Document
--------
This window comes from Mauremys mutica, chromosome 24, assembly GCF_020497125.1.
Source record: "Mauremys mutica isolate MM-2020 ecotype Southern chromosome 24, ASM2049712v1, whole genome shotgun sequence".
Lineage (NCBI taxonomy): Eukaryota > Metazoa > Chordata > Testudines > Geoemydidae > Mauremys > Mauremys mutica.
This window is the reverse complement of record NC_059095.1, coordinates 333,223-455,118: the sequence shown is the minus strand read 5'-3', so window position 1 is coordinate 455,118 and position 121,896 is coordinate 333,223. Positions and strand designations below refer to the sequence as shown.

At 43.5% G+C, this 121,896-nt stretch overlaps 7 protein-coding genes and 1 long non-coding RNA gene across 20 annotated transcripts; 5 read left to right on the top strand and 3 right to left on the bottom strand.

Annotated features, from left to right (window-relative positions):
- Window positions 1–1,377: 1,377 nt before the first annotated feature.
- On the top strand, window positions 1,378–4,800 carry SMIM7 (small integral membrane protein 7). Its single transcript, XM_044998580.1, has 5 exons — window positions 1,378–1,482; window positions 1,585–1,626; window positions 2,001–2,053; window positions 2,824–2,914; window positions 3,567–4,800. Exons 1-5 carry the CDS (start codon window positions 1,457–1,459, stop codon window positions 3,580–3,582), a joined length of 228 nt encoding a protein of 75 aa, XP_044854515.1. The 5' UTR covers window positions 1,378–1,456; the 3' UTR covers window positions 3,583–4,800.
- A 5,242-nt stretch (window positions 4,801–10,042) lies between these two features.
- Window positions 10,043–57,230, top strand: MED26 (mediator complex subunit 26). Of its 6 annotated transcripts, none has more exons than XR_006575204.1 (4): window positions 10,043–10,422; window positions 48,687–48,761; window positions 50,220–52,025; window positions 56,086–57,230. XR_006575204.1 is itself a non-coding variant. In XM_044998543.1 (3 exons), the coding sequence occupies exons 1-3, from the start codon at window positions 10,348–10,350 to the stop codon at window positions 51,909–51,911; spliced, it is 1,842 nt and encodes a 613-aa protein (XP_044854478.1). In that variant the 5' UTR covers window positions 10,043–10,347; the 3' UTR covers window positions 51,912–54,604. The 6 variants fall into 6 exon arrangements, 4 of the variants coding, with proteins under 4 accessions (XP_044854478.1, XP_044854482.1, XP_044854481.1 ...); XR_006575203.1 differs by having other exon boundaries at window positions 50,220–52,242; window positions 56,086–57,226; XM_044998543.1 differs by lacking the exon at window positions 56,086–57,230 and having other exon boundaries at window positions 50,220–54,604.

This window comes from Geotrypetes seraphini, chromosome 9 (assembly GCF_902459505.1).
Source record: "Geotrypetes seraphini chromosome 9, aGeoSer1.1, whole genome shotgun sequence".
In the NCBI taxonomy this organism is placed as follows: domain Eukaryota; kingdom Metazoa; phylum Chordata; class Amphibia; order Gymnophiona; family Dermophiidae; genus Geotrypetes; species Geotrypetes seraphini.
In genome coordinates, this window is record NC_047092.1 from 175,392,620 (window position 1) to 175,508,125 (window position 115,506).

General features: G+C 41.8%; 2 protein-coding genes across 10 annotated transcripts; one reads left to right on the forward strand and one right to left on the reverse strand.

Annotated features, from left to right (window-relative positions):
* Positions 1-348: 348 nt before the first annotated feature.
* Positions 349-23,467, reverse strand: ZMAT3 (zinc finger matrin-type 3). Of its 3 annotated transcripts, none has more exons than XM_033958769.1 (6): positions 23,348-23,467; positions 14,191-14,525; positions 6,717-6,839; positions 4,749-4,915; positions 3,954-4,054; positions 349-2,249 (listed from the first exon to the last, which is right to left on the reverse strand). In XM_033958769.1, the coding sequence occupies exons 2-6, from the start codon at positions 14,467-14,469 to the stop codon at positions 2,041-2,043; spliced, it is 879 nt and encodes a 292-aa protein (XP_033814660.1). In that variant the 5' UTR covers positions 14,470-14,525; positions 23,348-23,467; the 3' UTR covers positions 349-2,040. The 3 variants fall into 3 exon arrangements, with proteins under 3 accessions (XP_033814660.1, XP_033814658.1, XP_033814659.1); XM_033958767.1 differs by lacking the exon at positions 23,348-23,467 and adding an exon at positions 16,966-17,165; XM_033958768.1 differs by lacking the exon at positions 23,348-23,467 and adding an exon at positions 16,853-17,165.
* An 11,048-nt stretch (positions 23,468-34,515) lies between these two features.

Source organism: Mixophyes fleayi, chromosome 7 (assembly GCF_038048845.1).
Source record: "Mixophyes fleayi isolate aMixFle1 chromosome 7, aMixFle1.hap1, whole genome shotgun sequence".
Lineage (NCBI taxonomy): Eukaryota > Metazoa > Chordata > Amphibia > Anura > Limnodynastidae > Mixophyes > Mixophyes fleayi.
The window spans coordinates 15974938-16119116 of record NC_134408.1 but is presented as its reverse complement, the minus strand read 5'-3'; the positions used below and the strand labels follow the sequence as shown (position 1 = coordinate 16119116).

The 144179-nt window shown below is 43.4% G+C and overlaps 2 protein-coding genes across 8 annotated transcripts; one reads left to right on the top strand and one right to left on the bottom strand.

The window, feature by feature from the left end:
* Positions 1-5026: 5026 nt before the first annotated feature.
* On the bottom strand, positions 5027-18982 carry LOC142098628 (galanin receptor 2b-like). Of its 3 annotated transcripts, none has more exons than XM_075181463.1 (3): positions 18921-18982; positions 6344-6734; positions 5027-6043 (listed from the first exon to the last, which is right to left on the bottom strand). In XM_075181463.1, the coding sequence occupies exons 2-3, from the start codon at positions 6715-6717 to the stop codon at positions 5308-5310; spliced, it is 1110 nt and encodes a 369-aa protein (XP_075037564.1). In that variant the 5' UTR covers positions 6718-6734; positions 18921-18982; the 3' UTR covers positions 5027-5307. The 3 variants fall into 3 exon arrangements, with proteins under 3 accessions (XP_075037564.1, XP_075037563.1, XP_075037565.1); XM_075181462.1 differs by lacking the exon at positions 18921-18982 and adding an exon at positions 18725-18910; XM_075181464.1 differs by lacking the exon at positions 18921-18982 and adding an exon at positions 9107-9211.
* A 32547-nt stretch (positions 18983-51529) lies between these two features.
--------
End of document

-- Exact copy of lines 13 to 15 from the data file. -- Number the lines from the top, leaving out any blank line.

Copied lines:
In the NCBI taxonomy this organism is placed as follows: domain Eukaryota; kingdom Metazoa; phylum Chordata; class Amphibia; order Gymnophiona; family Dermophiidae; genus Geotrypetes; species Geotrypetes seraphini.
In genome coordinates, this window is record NC_047092.1 from 175,392,620 (window position 1) to 175,508,125 (window position 115,506).

General features: G+C 41.8%; 2 protein-coding genes across 10 annotated transcripts; one reads left to right on the forward strand and one right to left on the reverse strand.